Temperament Corner: May/June
Updated: Jun 4
Special Notes For Counseling Married Couples That Have “Like” Temperaments In The Inclusion Area
By: Dr. Phyllis J. Arno
As you know, “opposite” temperaments tend to attract each other because of their differences; however, we find that “like” temperaments can also tend to attract each other. And just like the “opposite” temperaments, the “like” temperaments need to learn to live with each other. The “like” temperaments need to understand their likenesses.
In this issue, we will cover a Supine married to a Supine in the Inclusion area.
In review, the Inclusion area is the need to establish and maintain a satisfactory relationship with people in the area of surface relationships, association, socialization, and their intellectual energies.
The following are some words that describe a Supine in Inclusion:
gentle spirit sensitive
indirect behavior fear of rejection
hurt feelings (internalized anger) task/relationship oriented
Supine In Inclusion Married To A Supine In Inclusion
In the Inclusion area, there will be no “opposites attracting” since they are both Supines in Inclusion. They will have to learn to work together, not against each other.
When opposites attract, they can bring out the best in each other and they can balance each other out; however, two Supines in Inclusion will have a hard time maintaining balance because of their indirect behaviors and lack of communication skills.
Both will wait for the other to initiate.
Both “feel” that they have “hurt” feelings rather than anger.
Both need personal invitations to social events.
Both need to have time to think and to “slot” their thoughts.
Both want to be with people but tend to be stressed by them.
Both want to do tasks but tend to be stressed by them.
Both tend to be tenderhearted and gentle-spirited.
Both Parties Have The Same Basic Needs
1. To Have The Other Initiate
Both have indirect behaviors; they will wait for the other to initiate. This is because both have a high fear of rejection.
I do not know how this couple met unless they were introduced by a third party. I also do not know how they got married because neither would propose due to their fear of rejection. Since they are both Supines in Inclusion, they may have dated for years, both waiting for the other to bring up the subject of marriage.
Both will probably, after they are married, expect their spouse to “read” their mind. For example, if she wants yellow roses for her birthday, she will not say that she wants them and she will not even mention it; however, if he does not get them for her, she will pout and pull away from him—go into her “turtle” shell. This is because she feels that he “should have known” what she wanted. She feels that if she has to ask for the flowers, then the gift would not be genuine; he only bought them for her because she asked!
Both parties tend to wait for the other to say that they want to go somewhere. This is because they feel that if they initiate, their spouse is only going because they had to ask, and that if they genuinely wanted to go, they would have mentioned it.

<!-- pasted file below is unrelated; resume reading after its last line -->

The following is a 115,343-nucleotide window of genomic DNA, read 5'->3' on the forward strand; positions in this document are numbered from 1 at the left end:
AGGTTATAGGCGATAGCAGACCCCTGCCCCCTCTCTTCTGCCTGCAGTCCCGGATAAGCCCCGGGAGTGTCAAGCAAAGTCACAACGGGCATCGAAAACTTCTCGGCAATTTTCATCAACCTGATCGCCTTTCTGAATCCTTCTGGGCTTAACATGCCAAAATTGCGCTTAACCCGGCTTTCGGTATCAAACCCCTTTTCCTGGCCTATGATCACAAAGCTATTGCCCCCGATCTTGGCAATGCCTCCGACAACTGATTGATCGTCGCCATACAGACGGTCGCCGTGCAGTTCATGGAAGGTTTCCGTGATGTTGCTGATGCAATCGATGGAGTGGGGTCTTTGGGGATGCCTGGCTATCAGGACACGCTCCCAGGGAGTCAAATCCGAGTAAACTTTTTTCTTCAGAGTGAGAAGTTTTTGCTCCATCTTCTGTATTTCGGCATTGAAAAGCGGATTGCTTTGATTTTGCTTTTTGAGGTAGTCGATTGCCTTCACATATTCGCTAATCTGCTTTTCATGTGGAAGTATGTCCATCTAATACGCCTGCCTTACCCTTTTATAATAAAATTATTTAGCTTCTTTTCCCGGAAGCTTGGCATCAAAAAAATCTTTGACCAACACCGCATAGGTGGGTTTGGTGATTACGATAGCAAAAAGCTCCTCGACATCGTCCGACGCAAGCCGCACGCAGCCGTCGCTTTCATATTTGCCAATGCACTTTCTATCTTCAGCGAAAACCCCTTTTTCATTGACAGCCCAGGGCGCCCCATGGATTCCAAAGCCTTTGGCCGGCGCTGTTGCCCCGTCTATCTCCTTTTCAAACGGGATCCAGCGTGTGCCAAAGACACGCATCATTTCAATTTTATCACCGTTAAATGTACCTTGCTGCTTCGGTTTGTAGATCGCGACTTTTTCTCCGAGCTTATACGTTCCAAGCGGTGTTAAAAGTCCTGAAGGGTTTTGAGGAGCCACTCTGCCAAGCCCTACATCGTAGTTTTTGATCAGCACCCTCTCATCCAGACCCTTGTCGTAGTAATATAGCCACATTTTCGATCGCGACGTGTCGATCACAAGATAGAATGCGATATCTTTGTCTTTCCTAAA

Guidelines For Helping This Couple
They must both come to understand that they are both introverts and have indirect behavior.
They need to learn to communicate with each other rather than expecting each other to “know” what the other wants. As a matter of fact, most of time, they would not want their spouse to read their mind.
They need to learn to initiate; otherwise, they are going to spend their whole life waiting for their spouse to initiate. Since neither will initiate, they will both become “hurt” and they will pull farther away from each other. It will be like a cold war, and neither spouse will understand what is going on. They will each nurse their “hurts,”all the while building up resentment which will then cause them to“explode” one day.
2. To Serve
Both will serve the other; even if they both are sick, they will still try to take care of each other. This is because they have a servant’s heart.
Both will also have the need to serve other people in order to feel valuable, and because they genuinely delight in serving others.
Both will take on social obligations without communicating with the other and may often wind up with double commitments. This is because both of them have a hard time saying “no” because they do not want to offend anyone.
She may determine that she wants to stay home Friday evening and clean the house, and he may determine that he wants to fulfill a social obligation at the church. They tend to be upset with each other because each “should have known” what the other was planning for the evening.
Both will be “hurt” (angry) because their spouse did not communicate with them that they obligated both of them to helping out at the church dinner. They will think, “You should have known that I had already accepted another obligation to help at the community center.”
Both will become exhausted as they continue to take on social obligations, all because of their inability to say “no.”
Guidelines For Helping This Couple